Saturday, 23 June 2018

Liberty of London and holiday ephemera

As you may have gathered from the number of garments I have made from Liberty fabric I am quite a fan. This fandom extends to their store in London which I have loved since my first visit back in the 1980's.  I don't know what it is about the mock tudor building but I could wander around for hours window shopping. It is a wonderful slightly quirky building with well curated stock that is just a visual feast.

The history of the store is fascinating and it is hard to believe that it was built in the early 1920s. A brief history of the store's heritage can be found on the Liberty website here.
Creates Sew Slow: Liberty of London
A fabric mecca - Liberty third Floor
Creates Sew Slow: Liberty of London
Amazing women's fashions on the first floor & Arthur's Restaurant on the second floor
Creates Sew Slow: Liberty of London
Liberty exterior - lovely entrance through Wild at Heart florist

A bit of Liberty fabric

On this trip I was particularly interested in looking at the Liberty Sungleam Sequins fabric.  I had drooled over it on-line but was reluctant to purchase any without seeing it first. OMG it is an absolutely sumptuous amazingly glorious fabric (did I use enough superlatives to convey how special it is?).  Unfortunately Liberty have started their summer sale and this fabric is all gone.

The sequins are tiny and individually secured on to the silk backing. We had trouble identifying how it had been made as the silk is still white on the back and the colour seems to go all the way through the sequins. But after seeing the print on one edge where there are no sequins it was decided that the fabric was printed after the sequins had been added.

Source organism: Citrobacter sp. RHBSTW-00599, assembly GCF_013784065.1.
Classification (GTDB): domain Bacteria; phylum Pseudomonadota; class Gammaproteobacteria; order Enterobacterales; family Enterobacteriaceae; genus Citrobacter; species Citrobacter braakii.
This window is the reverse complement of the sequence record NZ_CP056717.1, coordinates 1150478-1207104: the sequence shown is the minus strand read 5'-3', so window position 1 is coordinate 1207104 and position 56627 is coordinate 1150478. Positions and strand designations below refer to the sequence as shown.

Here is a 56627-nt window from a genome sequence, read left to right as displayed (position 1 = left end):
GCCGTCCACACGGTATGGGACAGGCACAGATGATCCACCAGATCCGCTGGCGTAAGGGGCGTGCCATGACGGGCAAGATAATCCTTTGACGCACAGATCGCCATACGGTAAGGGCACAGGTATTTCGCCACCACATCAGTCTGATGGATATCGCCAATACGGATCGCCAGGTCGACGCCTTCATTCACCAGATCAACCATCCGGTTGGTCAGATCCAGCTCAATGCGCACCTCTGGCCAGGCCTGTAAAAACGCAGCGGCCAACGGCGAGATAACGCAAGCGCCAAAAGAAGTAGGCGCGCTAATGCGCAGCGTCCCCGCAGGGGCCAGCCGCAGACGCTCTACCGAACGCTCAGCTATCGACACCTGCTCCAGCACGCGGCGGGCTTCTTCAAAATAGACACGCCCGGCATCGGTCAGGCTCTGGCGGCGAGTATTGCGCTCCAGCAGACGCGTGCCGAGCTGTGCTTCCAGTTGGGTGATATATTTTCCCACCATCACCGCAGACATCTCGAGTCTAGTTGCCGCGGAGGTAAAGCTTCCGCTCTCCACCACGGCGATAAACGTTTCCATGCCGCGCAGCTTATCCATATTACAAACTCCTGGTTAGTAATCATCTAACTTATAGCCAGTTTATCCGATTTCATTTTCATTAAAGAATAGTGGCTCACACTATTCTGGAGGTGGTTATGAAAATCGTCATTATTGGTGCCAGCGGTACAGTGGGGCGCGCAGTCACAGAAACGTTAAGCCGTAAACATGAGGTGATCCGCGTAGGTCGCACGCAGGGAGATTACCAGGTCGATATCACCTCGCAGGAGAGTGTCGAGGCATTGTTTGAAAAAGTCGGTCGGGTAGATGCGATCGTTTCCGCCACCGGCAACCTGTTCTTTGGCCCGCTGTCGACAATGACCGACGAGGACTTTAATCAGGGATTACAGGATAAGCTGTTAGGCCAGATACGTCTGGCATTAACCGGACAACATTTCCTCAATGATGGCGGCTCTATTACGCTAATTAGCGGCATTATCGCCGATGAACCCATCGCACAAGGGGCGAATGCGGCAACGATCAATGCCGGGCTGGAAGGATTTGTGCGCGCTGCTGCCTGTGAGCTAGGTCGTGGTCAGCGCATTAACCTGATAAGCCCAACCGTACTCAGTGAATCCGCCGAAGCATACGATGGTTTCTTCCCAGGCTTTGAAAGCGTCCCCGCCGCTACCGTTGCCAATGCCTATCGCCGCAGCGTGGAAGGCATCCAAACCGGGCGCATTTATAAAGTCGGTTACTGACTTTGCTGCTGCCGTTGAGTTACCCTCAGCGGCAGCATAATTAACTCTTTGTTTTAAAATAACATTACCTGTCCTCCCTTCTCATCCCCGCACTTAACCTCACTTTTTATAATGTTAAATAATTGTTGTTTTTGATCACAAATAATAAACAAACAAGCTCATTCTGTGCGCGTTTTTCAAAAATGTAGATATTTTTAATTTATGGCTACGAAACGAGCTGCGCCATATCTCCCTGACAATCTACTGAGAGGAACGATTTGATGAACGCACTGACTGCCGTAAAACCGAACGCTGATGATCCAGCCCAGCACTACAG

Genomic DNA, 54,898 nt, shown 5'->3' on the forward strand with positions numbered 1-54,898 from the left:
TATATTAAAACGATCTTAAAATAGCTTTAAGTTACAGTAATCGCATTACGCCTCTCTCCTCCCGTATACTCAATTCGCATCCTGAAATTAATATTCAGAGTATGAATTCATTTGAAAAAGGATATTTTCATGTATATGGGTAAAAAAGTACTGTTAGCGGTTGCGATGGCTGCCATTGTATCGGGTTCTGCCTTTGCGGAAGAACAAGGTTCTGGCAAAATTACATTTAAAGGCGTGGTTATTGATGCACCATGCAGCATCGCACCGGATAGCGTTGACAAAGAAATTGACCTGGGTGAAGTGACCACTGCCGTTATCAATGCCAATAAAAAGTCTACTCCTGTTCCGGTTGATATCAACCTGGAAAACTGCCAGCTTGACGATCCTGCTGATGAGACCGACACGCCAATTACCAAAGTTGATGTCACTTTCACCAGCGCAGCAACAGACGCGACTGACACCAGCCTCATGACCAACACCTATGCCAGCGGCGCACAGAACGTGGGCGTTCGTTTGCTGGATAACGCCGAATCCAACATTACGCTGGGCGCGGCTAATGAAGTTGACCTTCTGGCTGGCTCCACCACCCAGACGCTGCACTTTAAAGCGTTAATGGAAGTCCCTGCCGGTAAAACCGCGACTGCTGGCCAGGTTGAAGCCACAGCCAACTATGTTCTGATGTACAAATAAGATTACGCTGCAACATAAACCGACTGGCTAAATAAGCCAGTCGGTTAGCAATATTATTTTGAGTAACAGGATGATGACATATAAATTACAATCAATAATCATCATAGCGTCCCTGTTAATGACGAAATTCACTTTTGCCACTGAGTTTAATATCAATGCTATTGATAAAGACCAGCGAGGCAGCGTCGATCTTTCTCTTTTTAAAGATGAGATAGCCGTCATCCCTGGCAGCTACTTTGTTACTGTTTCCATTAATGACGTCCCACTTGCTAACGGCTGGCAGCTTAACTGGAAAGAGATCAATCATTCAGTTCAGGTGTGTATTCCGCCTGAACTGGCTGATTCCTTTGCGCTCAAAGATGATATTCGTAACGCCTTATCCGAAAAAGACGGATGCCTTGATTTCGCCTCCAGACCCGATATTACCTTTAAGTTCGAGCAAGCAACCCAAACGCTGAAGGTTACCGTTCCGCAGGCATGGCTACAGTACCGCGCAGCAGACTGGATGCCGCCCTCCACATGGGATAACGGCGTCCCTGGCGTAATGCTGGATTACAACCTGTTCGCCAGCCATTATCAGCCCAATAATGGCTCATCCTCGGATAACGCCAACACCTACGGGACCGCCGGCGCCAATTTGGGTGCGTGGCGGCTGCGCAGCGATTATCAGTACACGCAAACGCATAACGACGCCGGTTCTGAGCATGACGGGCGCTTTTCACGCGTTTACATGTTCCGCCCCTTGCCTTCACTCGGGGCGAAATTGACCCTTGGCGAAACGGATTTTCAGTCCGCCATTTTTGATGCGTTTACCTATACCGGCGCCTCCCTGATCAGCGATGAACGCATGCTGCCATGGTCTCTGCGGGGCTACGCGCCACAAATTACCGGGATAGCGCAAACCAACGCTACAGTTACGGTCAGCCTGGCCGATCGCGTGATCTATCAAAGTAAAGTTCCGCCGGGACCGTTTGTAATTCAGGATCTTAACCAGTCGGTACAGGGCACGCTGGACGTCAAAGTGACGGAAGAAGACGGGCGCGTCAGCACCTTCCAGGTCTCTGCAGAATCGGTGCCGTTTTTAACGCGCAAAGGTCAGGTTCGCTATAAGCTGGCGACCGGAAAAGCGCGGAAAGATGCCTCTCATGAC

The other fabrics are lovely as you would expect from Liberty, but the sequin one is special.
Creates Sew Slow: Liberty of London
Clockwise from upper left: Small Artists Bloom B Sungleam Sequins; better picture of the sequins; Winter Floral tana lawn; a linen from the Italian mill Ratti; and Tresco C conway linen
Creates Sew Slow: Liberty of London
Clockwise from left; Mitsi A;  Mitsi E and Carline C (all tana lawn)
A small foray in the haberdashery department resulted in these three patterns coming home with me.  The purchase of the Merchant and Mills Camber set was heavily influenced by a sample in the fabric department using a Liberty linen (of course not the one I ended up buying).

Creates Sew Slow: Liberty of London
Creates Sew Slow: Liberty of London

Creates Sew Slow: Liberty of London
Possible button options for my Vogue 8430 Green/Pink Kantha jacket
There was a Liberty tote bag which I coveted but decided was a bit too extravagant, so reluctantly left behind. However immediately the Liberty sale started I snaffled it at half price, with a silk scarf and a bit more fabric.  It would be rude not to when Liberty only charge £10 to ship to NZ, although you do pay VAT. In my defence I used the birthday money from my Aunt to purchase the tote bag and silk scarf.

Creates Sew Slow: Liberty of London
Liberty Orion Print Merion Tote Bag
Creates Sew Slow: Liberty of London